Body shaming comes in many forms and is not biased to whether you are big or small: “She’s too skinny; You’ve lost enough weight now; You really need to just find a balance; She’s gained so much weight; Your dress is flattering; You look better in photographs than in real life; She doesn’t eat; Even fat she is confident; She must only eat that burger in public; It’s her job to look that good; That girl, that big girl; She’s so thin it’s unnatractive; You shouldn’t feel the need to lose weight; You really want to eat that?” Women shame each other constantly whether it holds a negative or positive intention. We are all guilty of it to some extent and I’ll be the first to admit that it fully includes me. It’s something to simply start noticing and actively attempt to think before you speak about another women’s body or weight.
The things we say only reflect badly on ourselves and are simply a mirror we are holding up displaying our own insecurities. Let people live their own lives and make their own decisions regarding their bodies. You don’t know the scars they bare of comments flung at them since a very young age. You don’t know the full extent of the damage that has formed their warped perceptions of themselves. Instead try to offer someone unflinching support, learn their story, love them and shower them with compliments from the heart.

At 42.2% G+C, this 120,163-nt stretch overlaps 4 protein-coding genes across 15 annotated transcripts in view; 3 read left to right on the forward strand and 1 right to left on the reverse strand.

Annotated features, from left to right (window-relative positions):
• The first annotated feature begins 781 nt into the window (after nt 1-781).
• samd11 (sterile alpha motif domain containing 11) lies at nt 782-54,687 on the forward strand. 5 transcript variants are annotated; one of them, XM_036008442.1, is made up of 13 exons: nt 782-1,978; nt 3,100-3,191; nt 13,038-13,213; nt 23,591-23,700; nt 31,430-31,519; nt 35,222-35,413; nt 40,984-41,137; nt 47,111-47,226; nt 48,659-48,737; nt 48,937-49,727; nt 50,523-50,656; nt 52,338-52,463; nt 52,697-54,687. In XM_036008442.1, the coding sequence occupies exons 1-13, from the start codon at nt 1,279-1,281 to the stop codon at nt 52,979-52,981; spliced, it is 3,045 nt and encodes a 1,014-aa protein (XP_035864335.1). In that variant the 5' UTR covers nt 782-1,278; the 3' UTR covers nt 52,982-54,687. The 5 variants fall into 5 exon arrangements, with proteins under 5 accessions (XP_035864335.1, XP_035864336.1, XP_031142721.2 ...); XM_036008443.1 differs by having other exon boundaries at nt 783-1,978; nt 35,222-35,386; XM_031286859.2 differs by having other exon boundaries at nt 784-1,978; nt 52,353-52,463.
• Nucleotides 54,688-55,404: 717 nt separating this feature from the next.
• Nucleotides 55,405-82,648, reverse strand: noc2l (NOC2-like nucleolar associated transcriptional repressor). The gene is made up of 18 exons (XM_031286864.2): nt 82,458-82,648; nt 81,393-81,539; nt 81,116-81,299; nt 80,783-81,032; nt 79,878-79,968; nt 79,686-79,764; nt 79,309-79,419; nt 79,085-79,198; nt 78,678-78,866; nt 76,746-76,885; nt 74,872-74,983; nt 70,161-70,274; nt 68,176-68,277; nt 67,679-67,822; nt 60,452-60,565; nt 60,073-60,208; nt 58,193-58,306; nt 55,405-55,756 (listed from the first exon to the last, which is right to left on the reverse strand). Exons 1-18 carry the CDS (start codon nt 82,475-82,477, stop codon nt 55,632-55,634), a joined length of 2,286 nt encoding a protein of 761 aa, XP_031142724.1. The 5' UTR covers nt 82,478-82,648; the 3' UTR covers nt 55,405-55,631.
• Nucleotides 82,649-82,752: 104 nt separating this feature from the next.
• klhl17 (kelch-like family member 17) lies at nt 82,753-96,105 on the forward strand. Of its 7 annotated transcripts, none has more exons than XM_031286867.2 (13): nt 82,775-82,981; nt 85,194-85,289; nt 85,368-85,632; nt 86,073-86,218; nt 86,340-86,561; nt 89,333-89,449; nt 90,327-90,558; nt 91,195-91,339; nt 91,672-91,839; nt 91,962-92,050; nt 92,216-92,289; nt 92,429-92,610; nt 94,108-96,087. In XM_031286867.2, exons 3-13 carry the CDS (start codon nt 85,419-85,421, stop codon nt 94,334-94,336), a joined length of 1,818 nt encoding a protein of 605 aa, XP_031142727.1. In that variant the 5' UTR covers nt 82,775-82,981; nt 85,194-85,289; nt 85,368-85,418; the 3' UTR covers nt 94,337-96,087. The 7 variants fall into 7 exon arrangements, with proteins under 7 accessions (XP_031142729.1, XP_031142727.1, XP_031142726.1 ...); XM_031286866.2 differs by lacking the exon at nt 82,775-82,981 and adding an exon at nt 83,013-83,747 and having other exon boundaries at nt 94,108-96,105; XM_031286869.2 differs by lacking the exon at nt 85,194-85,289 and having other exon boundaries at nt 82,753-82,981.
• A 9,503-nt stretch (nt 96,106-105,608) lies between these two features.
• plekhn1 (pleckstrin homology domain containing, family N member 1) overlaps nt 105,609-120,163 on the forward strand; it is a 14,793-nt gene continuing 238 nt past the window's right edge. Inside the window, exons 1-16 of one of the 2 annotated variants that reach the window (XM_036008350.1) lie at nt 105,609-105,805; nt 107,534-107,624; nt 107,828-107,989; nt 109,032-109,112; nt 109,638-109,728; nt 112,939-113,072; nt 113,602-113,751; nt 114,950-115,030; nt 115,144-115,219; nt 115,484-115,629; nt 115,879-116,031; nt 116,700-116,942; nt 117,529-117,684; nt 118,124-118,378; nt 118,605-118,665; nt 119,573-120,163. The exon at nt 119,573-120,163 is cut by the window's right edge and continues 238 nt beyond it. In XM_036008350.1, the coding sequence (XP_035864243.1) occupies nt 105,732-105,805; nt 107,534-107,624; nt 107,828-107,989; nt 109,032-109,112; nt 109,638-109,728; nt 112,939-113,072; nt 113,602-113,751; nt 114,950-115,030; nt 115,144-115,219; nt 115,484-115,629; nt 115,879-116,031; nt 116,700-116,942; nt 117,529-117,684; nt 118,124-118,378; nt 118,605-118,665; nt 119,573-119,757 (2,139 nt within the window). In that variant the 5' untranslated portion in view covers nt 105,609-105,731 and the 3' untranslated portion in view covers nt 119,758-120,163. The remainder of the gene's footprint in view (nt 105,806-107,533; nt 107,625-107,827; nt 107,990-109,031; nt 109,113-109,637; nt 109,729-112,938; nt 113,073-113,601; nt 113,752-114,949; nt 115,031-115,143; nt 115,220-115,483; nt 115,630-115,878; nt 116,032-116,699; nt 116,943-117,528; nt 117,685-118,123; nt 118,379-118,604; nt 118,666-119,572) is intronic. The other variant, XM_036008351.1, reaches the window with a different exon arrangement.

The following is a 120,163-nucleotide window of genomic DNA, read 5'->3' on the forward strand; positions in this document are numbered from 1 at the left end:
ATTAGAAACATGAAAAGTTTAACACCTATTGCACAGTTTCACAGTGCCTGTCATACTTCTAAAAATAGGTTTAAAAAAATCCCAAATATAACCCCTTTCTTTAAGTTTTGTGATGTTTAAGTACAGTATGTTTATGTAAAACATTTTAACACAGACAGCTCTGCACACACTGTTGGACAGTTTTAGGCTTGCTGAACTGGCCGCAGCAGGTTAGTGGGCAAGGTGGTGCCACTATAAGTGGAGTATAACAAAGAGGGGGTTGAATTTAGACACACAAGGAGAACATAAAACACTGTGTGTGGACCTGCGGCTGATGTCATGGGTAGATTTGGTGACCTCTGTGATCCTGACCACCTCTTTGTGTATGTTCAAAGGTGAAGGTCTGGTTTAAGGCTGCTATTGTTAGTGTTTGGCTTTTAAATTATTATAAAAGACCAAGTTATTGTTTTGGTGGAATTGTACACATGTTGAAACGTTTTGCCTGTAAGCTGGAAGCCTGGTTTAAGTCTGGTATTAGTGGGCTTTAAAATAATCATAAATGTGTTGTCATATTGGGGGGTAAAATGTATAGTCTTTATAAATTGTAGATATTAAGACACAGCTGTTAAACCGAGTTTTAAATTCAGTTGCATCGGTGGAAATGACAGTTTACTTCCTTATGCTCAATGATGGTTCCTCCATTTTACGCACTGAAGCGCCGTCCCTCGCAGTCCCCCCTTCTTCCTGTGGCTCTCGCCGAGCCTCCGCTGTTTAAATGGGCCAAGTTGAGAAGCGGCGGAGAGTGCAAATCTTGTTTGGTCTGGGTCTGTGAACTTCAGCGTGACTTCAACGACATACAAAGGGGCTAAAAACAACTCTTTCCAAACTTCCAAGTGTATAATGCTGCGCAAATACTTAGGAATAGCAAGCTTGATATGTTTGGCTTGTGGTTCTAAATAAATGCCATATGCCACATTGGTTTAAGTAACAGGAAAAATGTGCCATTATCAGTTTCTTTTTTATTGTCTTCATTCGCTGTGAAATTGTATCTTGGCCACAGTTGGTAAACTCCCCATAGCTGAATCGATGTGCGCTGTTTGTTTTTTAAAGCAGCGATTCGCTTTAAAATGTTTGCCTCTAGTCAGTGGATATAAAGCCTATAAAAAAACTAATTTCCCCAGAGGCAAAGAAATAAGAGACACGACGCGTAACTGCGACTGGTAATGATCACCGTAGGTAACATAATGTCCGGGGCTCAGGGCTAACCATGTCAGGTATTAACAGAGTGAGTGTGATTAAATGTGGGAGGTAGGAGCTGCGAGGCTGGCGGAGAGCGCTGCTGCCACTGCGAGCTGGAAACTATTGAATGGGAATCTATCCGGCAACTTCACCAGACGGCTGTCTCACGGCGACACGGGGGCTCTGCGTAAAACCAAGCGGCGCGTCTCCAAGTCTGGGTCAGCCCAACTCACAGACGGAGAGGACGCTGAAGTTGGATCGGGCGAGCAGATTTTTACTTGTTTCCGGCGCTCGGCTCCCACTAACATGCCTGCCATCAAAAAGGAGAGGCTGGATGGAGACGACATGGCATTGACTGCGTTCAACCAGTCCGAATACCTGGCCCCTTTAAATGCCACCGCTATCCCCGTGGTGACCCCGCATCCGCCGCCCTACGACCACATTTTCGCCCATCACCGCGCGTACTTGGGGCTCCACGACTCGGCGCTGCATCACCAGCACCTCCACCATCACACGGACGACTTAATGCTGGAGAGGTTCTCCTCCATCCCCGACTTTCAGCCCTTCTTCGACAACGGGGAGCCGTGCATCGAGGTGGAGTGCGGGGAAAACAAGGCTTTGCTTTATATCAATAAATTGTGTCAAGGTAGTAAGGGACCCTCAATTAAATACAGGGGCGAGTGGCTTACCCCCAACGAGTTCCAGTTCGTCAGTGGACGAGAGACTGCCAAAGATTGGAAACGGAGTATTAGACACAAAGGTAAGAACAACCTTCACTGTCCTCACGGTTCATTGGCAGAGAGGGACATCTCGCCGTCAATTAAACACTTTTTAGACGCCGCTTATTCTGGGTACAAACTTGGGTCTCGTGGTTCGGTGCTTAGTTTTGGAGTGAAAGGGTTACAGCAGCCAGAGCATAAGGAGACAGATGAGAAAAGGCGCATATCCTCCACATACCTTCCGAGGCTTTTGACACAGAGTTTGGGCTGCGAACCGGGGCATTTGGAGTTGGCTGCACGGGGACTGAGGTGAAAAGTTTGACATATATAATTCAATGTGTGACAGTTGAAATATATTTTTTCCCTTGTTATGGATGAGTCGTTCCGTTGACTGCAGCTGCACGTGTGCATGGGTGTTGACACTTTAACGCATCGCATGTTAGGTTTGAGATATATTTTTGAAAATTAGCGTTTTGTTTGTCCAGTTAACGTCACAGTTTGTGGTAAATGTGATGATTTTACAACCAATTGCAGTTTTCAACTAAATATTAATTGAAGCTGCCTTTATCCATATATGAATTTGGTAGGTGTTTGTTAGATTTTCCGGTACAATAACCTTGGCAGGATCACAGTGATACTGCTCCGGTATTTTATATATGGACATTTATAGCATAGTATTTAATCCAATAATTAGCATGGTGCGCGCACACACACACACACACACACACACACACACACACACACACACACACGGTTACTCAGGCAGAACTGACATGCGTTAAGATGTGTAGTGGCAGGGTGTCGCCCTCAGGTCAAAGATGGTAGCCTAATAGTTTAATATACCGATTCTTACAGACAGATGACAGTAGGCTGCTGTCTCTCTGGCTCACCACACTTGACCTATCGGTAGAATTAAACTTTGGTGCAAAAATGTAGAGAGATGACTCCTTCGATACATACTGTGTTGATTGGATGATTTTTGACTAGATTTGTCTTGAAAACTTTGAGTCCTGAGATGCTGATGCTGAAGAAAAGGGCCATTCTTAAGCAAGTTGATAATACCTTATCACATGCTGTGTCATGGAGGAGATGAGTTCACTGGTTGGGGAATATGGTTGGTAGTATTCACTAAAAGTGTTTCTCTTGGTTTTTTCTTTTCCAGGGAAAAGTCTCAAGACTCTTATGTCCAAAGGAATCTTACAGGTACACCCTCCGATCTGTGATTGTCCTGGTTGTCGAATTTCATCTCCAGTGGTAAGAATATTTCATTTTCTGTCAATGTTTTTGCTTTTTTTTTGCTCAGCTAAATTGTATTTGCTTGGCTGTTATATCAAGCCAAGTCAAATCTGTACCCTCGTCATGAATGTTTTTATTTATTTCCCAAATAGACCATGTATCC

Embrace your own path; embrace your own health; embrace this one-of-a-kind, resilient, strong body of yours. Work on your own internal struggle and embrace the flawed and wonderful journey to genuine body confidence regardless of scars, size and age.
If you embrace, celebrate and love your own journey with this beautiful body of yours, it is much easier to remove all forms of judgment regarding someone else’s journey with their body.
Golden Fox, Lisa Brown and I have linked arms to promote female uplifment through a massive giveaway. Enter our competition on Instagram here to stand a chance to win your very own body confident photoshoot with Golden Fox, hair and make-up by Lisa Brown and finally an A2 minimalistic original drawing created of your gorgeous body by me – worth over R10000.00.
The gorgeous soft cotton t-shirts and tote bags with my illustration embroided on them have all been developed by Golden Fox and is handmade in Cape Town. They are now for sale on my online store and will be gifted to each lady who books a photoshoot with her. Until October, I will be offering a R150.00 gift voucher to all the Golden Fox girls as well to further celebrate this special collaboration.
Thank you to Golden Fox for these beautiful photographs and to the gorgeous Amber Denae Wright for being our model for this photoshoot. She is a top 25 finalists in this years 2018 Mrs. South Africa and we are so proud to have her on board to promote female body confidence beside us.